Contact: Larson Bill, Western Shoshone Defense Project, 775-744-2565/775-397-6726 or Seánna Howard, University of Arizona Rogers College of Law, 520-626-8223/520-455-3438
Photo: Chris Sewall/WSDP
Western Shoshone Travel to United Nations for First Universal Periodic Review of U.S. Human Rights Record
November 1, 2010 Crescent Valley, NV and Geneva, Switzerland.
By Western Shoshone Defense Project
This week a delegation from the Western Shoshone Defense Project (WSDP) travels to the United Nations for the historic first Universal Periodic Review (UPR) of the United States. The UPR is a process by which the country’s entire human rights record is reviewed by the United Nations’ Human Rights Council. The Western Shoshone, with the assistance of the University of Arizona Indigenous Peoples Law and Policy Program (IPLP), filed a joint stakeholder submission to the UN in April 2010 as part of the UPR process. Western Shoshone delegates Larson Bill and Rick Spilsbury will be joined in Geneva by IPLP Staff Attorney, Seánna Howard.
The delegates’ aim is to highlight the United States’ ongoing refusal to comply with the specific recommendations of UN monitoring bodies as well as its own domestic regulation guaranteeing equal protection to indigenous peoples. Despite rulings by the Committee on the Elimination of Racial Discrimination (CERD) and the Inter-American Commission on Human Rights (IACHR), the United States refuses to consult in good faith with the Western Shoshone while continuing to engage in activities that threaten irreparable harm to their lands and culture such as mining, plans for nuclear waste storage, and military weapons testing. Seánna Howard explains, “Both the United Nations and the Organization of American States have issued decisions declaring the United States in violation of the Western Shoshone’s human rights, yet the US has and continues to ignore the recommendations of these international bodies. We hope the UPR will provide a space for the Western Shoshone to be heard and that the US will begin to acknowledge its responsibilities and uphold its human rights obligations to the Shoshone peoples.”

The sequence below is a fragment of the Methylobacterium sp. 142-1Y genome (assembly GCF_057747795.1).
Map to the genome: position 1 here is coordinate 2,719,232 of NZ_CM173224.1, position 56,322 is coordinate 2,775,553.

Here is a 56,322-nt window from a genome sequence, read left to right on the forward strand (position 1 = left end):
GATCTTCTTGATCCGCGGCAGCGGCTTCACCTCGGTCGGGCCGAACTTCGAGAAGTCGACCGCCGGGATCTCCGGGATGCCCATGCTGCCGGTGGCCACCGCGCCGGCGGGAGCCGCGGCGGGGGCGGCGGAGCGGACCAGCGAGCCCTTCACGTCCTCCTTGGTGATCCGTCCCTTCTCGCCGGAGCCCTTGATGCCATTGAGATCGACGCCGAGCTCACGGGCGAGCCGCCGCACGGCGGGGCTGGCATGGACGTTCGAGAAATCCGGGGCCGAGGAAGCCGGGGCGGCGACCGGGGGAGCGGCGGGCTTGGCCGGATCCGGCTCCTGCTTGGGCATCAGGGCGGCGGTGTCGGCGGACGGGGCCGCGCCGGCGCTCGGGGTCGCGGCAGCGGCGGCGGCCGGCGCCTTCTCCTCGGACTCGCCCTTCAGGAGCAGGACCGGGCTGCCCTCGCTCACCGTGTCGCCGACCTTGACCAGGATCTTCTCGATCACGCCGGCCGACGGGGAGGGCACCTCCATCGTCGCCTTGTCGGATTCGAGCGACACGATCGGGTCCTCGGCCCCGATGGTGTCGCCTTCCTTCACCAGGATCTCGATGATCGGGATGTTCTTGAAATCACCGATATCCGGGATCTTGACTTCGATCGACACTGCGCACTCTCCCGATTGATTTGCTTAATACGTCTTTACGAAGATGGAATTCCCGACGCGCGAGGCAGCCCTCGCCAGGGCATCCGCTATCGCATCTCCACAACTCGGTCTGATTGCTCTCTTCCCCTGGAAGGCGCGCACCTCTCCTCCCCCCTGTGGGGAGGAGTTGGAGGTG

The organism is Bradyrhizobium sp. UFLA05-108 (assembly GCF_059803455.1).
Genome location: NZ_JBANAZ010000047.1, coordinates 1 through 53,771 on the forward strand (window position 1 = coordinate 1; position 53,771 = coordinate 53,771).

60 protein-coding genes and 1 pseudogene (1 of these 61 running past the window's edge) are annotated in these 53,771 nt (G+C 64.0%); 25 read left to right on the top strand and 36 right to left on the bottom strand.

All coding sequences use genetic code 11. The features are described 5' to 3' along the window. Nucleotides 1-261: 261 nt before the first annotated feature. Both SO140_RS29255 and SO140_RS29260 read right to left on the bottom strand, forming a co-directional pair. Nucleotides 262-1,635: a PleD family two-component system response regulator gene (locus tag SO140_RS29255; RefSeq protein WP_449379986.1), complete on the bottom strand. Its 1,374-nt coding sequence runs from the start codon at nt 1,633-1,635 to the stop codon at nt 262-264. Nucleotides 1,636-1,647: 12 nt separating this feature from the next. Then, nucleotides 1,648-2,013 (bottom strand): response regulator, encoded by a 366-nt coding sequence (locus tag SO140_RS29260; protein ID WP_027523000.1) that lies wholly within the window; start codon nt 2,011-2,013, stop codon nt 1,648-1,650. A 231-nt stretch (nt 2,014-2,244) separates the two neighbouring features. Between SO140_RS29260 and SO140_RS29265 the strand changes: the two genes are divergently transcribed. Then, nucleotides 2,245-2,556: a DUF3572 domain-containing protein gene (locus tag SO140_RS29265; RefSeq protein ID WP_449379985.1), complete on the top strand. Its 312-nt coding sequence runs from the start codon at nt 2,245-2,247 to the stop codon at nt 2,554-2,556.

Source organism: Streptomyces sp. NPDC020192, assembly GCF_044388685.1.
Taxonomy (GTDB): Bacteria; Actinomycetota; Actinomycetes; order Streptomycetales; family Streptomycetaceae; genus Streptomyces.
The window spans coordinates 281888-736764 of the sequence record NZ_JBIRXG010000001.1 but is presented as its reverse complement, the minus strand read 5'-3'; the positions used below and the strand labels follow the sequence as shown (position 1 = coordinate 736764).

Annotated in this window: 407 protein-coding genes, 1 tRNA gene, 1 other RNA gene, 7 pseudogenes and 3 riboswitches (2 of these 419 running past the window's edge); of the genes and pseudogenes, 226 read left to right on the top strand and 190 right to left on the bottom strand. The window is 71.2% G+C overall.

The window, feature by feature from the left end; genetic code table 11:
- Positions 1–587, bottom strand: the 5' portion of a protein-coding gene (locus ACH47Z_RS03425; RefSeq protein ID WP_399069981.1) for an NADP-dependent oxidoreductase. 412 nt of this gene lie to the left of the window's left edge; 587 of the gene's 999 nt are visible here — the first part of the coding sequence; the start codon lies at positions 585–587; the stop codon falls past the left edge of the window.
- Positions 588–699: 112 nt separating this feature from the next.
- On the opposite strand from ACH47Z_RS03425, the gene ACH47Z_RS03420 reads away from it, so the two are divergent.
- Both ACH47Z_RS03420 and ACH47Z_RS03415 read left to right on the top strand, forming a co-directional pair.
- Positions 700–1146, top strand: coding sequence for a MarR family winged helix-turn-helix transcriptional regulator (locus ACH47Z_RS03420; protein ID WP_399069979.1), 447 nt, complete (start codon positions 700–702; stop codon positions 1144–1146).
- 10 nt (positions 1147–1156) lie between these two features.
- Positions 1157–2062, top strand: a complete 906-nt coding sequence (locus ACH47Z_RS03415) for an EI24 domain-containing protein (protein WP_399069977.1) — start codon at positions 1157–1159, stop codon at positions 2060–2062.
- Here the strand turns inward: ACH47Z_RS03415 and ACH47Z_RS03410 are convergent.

The WSDP has requested that the Human Rights Council recommend the U.S. take serious steps toward addressing and implementing internationally recognized indigenous rights as well as redressing violations of the human rights of indigenous peoples. Among the WSDP’s recommendations is the establishment of a National Human Rights Commission with indigenous rights identified as one of its first priorities. The need for a comprehensive, national approach to indigenous rights is exemplified by local resource issues central to indigenous survival. For instance, as delegate Rick Spilsbury stated, “The United States has … committed life-sustaining water to the Western Shoshone (Newe) people. And then the United States delegated authority over water to the States. The State of Nevada has, however, not felt the same dedication to those commitments…. We have not gone extinct! We still need our water.” Delegate Larson Bill stated: “The United States needs to tell the truth to the Shoshone people on what’s happening to the land and resources. The distribution of money does not satisfy the land issue. The Shoshone people are saddened by the destruction of their homeland by the mining industry and private interest groups and politicians.”
The Western Shoshone case is emblematic of the widespread discrimination and denial of fundamental rights that indigenous peoples continue to face in the United States. The delegation looks forward to the opportunity to engage the US on these human rights issues and seeks to establish a dialogue that will lead to good faith consultations and full compliance with the CERD and IACHR decisions.